From the Author
From the Inside Flap
"The universal and most pressing questions for transracial and transnational adoptees are Why didnt my first parents keep me? and Why couldnt I grow up in the land of my birth? Kay Johnsons remarkable book documents the reasons why so many children were available for international placement, and it also illuminates the long-hidden story of adoptive parents in China, who take in far more foundlings than are adopted overseas. This is an essential book for parents, professionals, and others interested in international adoption. But above all it is a gift to the children themselves when they are older, for it will help them understand the competing pressures on birth and adoptive parents at a time of tremendous social change in China." --Jane Brown, MSW, creator of Adoption Playshops for Children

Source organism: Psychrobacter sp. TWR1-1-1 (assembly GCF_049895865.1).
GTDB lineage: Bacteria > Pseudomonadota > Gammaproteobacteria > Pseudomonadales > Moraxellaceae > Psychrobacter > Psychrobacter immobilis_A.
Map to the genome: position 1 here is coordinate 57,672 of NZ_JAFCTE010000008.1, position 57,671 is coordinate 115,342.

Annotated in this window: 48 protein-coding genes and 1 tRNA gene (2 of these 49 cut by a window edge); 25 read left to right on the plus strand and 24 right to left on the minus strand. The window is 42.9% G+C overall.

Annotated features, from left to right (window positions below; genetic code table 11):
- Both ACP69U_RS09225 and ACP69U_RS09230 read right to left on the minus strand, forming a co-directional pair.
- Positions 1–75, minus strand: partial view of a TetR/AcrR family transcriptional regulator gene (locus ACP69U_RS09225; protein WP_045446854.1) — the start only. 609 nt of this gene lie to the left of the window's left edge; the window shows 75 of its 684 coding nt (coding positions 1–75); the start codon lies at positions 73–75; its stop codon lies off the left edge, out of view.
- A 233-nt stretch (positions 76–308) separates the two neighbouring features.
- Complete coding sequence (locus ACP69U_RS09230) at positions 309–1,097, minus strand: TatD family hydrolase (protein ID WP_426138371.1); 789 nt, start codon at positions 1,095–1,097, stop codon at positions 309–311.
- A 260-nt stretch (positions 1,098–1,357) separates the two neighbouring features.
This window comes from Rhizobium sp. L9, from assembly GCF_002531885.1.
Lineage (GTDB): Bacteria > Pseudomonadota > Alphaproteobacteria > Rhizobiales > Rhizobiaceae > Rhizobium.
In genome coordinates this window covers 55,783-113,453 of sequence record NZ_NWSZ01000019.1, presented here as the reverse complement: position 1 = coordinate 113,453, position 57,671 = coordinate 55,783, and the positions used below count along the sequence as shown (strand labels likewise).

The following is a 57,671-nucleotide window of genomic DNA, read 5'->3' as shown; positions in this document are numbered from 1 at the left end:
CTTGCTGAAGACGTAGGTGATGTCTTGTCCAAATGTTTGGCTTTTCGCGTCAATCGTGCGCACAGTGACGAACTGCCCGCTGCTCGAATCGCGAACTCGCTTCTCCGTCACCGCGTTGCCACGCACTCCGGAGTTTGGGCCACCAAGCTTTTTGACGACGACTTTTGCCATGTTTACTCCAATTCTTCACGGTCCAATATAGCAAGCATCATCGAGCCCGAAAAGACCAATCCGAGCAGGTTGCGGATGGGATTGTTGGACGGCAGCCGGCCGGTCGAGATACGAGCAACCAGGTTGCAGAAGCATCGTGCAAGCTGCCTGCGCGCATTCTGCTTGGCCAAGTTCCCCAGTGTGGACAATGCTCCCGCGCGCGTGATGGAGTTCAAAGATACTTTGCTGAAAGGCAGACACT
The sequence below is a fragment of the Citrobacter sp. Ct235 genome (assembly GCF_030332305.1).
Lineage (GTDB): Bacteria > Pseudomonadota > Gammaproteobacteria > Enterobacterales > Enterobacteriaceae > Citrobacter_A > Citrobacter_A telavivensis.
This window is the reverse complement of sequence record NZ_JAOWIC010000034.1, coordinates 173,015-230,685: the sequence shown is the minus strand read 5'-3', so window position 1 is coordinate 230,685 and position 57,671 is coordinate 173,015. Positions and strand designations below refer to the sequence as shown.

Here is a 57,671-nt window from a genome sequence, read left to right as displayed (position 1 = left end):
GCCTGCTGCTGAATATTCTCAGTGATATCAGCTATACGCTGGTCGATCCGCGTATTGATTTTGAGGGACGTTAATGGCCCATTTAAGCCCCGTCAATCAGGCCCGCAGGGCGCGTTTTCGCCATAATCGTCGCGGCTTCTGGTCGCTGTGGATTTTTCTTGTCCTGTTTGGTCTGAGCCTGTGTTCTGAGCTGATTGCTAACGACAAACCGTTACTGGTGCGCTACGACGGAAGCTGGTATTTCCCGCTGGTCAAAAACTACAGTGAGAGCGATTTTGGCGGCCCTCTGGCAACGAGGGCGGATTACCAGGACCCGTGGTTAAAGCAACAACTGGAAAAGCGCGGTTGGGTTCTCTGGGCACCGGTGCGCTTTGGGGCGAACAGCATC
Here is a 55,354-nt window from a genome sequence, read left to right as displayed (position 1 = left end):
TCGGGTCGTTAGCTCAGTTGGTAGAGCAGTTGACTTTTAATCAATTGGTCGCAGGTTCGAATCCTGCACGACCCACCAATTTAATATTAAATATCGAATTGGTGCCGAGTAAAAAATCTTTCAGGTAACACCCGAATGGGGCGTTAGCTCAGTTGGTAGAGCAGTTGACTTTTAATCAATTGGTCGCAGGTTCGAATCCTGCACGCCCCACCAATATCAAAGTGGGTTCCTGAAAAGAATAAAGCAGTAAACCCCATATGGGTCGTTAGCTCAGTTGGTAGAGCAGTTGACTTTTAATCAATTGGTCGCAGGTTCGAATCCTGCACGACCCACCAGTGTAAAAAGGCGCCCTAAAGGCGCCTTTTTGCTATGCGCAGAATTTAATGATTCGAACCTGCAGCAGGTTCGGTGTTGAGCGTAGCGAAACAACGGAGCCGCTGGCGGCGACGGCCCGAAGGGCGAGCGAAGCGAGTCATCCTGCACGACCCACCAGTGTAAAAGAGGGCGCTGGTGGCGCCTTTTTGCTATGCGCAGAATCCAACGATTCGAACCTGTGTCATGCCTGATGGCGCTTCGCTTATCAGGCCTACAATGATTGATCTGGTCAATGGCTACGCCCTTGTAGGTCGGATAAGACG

"I am exceedingly grateful for this volume because--as Amy Klatzkin puts it in her Introduction--it provides not only an historical record for future adult adoptees, but also a history of the present for everyone touched by adoption from China. In Kay Johnsons hands, that would mean just about all of us. Johnson displaces the polarity of prepackaged answers and hopeless confusion surrounding the abandonment and adoption of Chinese children with careful, humane, and nuanced scholarship. Her research connects the everyday work of caring for children to larger political and social processes, and individual kinship decisions to the broader complex of human relations. This book warrants a wide readership, from people who know a child adopted from China to anyone who wants to better understand families and social welfare in contemporary China." --Sara Dorow, Assistant Professor of Sociology, University of Alberta, and author of When You Were Born in China.